How to Use a Weighted Hula Hoop
While you may have some muscle memory from the playground, you'll want to read these tips from hula-hoop instructors before making a weighted hula hoop part of your workout routine.
1. Take some basic precautions.
While weighted hula hoops are popular for their core benefits, it's important to be aware of their potential harms before picking up this practice. "Bruising is to be expected when you start hooping, but if a hula hoop is too heavy, it can cause severe bruising and even injury to the internal organs in some cases," Taira Stuck, hula-hoop instructor and founder of Hooping Heals, tells POPSUGAR. To avoid this, Stuck recommends using hula hoops that are no heavier than two pounds. If you do bruise, take a break for a few days to allow the spot to heal. While initial bruising is almost inevitable, it will lessen as your muscles and tissue become stronger, Stuck says.
Once you find the hoop that works for you, be sure to dress comfortably for your workout. "Avoid wearing ill-fitting or restrictive clothing, or anything that is too slippery, like polyester or spandex, as it can cause the hoop to fall off your body," Stuck explains. For your comfort and safety, opt out of unsupportive shoes like sandals or flip-flops and choose sneakers instead.
2. Always warm up.
Like any other workout, a good warmup is essential when hula hooping. Hula-hoop instructor Bee Varga recommends gently stretching your muscles before you even pick up your hoop. Once you get started, be careful not to push yourself too hard in the first few minutes. Your hula hoop may drop or slide all over the place, and that's OK, she says — just relax into it.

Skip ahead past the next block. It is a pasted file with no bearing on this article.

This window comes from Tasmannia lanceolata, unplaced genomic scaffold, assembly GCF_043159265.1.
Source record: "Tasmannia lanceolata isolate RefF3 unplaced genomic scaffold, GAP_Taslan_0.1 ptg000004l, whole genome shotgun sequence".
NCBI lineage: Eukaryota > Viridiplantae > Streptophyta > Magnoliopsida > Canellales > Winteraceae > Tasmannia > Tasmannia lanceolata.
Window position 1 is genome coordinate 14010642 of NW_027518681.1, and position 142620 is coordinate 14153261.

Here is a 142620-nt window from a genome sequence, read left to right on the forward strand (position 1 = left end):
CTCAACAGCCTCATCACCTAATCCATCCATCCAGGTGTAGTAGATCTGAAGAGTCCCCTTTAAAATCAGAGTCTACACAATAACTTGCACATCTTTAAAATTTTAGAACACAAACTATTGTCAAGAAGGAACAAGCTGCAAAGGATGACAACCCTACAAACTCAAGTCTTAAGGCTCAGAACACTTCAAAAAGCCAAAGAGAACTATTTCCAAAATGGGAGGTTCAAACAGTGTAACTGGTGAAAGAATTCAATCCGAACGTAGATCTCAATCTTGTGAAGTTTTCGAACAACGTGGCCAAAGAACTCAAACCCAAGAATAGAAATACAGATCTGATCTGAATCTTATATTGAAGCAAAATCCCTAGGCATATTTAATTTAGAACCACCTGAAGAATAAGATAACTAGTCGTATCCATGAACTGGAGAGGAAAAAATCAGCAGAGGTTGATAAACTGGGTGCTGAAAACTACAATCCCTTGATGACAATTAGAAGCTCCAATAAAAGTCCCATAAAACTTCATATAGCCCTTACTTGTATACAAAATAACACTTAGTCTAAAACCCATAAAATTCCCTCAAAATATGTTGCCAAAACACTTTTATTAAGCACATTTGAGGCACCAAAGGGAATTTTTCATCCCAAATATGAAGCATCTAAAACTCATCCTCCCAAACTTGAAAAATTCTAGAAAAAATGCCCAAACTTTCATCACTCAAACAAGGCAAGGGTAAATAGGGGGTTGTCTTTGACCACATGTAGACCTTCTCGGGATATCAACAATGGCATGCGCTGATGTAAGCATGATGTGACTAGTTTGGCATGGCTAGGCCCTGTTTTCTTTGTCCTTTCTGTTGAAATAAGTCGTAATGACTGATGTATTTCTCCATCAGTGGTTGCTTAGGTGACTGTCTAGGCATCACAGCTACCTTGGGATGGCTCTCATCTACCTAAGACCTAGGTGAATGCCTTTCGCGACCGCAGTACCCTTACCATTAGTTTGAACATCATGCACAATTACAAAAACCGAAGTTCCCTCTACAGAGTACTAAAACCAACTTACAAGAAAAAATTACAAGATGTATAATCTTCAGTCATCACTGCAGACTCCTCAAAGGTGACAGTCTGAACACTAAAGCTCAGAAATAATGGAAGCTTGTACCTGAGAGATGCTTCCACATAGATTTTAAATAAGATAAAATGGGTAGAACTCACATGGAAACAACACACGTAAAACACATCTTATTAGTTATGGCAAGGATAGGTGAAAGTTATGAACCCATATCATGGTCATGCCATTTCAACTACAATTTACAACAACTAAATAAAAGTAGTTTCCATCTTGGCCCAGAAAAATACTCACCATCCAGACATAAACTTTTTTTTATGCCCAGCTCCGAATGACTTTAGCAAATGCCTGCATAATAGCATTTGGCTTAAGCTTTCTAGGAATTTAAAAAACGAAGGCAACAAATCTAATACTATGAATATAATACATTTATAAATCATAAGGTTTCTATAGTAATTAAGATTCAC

3. Find your form.
Hooping is very intuitive, but good form is still essential to getting a good workout and preventing injury. Start by testing this basic positioning: stand with your feet shoulder-width apart, with one foot slightly forward if that feels right for your body, Stuck says. With a slight bend in your knees and a strong core, line up the hoop on the small of your back and give a push toward your belly button, she explains. The movement in your hips should be a back and forth motion, not a circular one. If the hoop starts to fall, speed up, be patient, and eventually it will click.
If you feel comfortable keeping your hoop in motion and want to take it up a notch, try changing your stance, direction, or speed to add variety to your workout, Stuck says. She recommends putting your feet together and stabilizing your core for an extra burn.
4. Stick with it.
Treat hula hooping like you would any other exercise. Set aside time each week to commit to a schedule. Find an instructor or friend to hold you accountable. And if you find yourself feeling frustrated or overwhelmed, stop and try something else, Stuck says. Most importantly: don't give up.
Varga recommends using your hula hoop for about 15 minutes per day to start. Once that feels easy, you can slowly build up to 45 minutes, incorporating hooping anywhere you would normally do cardio as part of your routine. While fitness is primarily what draws people to hula hooping, Stuck says that is only the tip of the iceberg. "Sometimes we just need a hoop dance party in the backyard. Sometimes we are feeling overwhelmed and anxious and just need a productive way to move through tough emotions," she says. "Hooping is a complete reset."